The number of COVID-19 infections in Africa exceeded 9 million on Monday as more countries on the continent continue to report cases of the Omicron variant. Data published by the Africa Centers for Disease Control and Prevention showed the continent had also recorded 225,890 virus-related fatalities, with leading health experts urging expanded vaccination in the continent to avert losses of life.
Matshidiso Moeti, WHO Regional Director for Africa, said on Friday evidence from South Africa shows while hospitalizations have increased by almost 70 percent in the past seven days, Intensive Care Unit bed occupancy rates remain low at 7.5 percent.
She added just 14 percent of hospitalized patients in South Africa are reported to have needed supplemental oxygen, and deaths have remained low.
“Africa may not reach the 70 percent vaccination coverage target until August 2024”, she said. Just six countries have hit the year-end target of fully vaccinating 40 percent of their citizens, with only 20 managing to achieve 10 percent coverage, she said.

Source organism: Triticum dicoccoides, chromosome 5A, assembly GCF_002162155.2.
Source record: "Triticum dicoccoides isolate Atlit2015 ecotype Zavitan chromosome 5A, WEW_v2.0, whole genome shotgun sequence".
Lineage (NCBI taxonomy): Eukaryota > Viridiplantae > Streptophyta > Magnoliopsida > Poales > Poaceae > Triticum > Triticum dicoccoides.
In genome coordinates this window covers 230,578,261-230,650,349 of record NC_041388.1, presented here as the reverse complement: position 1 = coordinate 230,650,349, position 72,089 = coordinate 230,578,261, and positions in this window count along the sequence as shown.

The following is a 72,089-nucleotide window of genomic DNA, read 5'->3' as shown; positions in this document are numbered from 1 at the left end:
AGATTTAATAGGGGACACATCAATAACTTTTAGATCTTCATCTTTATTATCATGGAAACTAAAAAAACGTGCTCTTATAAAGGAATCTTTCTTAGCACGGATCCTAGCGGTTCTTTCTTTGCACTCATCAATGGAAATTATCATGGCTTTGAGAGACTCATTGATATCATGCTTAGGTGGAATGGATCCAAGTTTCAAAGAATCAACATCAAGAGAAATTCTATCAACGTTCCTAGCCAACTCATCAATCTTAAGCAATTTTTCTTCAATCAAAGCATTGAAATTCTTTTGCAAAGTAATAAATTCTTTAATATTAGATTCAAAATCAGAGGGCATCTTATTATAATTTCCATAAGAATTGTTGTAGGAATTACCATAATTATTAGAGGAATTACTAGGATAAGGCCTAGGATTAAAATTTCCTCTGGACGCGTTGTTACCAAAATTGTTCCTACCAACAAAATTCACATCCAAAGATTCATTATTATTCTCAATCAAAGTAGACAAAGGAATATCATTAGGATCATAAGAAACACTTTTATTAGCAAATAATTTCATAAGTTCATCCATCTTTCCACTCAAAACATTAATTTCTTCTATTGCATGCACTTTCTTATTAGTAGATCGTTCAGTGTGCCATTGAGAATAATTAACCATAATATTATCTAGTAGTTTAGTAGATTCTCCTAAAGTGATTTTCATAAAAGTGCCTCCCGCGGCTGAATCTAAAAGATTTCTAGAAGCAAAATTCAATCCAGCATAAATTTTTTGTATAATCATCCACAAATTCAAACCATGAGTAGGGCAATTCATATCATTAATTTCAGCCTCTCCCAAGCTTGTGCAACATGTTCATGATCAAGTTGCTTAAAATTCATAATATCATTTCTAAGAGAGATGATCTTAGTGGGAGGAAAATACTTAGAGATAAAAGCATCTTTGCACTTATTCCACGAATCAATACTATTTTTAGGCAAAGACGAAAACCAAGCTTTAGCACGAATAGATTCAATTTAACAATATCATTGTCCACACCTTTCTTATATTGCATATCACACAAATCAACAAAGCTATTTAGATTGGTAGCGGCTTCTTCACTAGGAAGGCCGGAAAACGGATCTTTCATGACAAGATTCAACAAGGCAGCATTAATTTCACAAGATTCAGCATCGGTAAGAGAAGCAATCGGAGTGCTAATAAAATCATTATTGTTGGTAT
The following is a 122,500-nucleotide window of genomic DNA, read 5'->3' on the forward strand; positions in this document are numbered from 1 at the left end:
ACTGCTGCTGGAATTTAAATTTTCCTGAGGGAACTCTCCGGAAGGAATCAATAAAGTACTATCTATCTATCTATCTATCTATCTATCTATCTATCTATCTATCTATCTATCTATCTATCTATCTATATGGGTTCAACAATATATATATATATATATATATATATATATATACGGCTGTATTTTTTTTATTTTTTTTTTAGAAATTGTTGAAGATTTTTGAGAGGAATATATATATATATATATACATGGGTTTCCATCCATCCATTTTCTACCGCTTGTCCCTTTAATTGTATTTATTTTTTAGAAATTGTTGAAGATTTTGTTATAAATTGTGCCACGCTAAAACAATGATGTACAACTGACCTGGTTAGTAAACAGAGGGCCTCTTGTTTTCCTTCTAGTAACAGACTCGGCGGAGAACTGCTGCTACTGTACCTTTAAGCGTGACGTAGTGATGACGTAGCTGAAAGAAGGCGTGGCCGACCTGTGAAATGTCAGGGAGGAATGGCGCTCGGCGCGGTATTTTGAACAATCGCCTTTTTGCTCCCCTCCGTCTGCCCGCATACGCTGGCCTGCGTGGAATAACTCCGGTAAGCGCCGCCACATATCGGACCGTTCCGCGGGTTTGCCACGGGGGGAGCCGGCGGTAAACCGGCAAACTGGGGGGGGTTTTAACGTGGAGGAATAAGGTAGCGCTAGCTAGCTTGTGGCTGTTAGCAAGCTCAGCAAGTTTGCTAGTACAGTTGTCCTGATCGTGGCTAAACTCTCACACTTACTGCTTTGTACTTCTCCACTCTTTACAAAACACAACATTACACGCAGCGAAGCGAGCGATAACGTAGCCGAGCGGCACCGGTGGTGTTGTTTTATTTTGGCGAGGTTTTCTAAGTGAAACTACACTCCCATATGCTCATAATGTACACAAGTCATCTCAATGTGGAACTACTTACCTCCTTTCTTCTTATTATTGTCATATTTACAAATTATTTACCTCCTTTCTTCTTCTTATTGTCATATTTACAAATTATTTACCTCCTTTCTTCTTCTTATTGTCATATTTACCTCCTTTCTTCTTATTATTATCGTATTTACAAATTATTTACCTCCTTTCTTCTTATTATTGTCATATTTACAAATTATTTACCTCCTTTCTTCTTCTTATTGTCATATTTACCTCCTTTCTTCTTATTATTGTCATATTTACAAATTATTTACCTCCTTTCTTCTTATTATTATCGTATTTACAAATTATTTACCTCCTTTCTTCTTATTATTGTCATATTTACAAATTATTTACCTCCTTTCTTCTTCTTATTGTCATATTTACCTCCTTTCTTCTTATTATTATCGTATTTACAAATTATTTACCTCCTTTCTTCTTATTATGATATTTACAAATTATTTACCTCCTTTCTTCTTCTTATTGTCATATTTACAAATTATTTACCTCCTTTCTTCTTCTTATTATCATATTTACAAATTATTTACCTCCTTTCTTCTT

“I cannot stress strongly enough that vaccination is our best defense against the COVID-19 pandemic. We are at a pivotal moment, and complacency is our enemy. Africa is seeing more consistent delivery of vaccine doses, and we can still save many lives if we urgently accelerate the pace of vaccination,” she added.
African countries have rolled out mass vaccination drives to contain further spread of the virus. The vaccinations have been picking up in recent months, having initially moved very slowly due to a slow arrival of the life-saving doses.
Southern Africa is the most affected region, followed by the northern and eastern parts of the continent, while Central Africa is the least affected region, according to the Africa CDC.
“In real terms, if African countries get the doses and support necessary to vaccinate 70 percent of their populations as is the case for many wealthy countries, we could avert tens of thousands of deaths from COVID-19 in 2022,” Moeti said.
John Nkengasong, director of the Africa CDC, in a press conference on Friday said Africa must work urgently toward equitable access to safe and effective vaccines on the continent.
“As vaccine supply increases in many countries, efforts to identify and address barriers to getting shots into arms are critical. Without immediate, coordinated support to address these bottlenecks, the pace of vaccination will remain slow, in spite of the great demand for COVID-19 vaccination,” he said.
According to Moeti, WHO Africa’s COVID-19 strategy going forward into 2022 continues to focus on boosting vaccine coverage. It will also concentrate on increasing surveillance to improve detection and to track new variants of concern.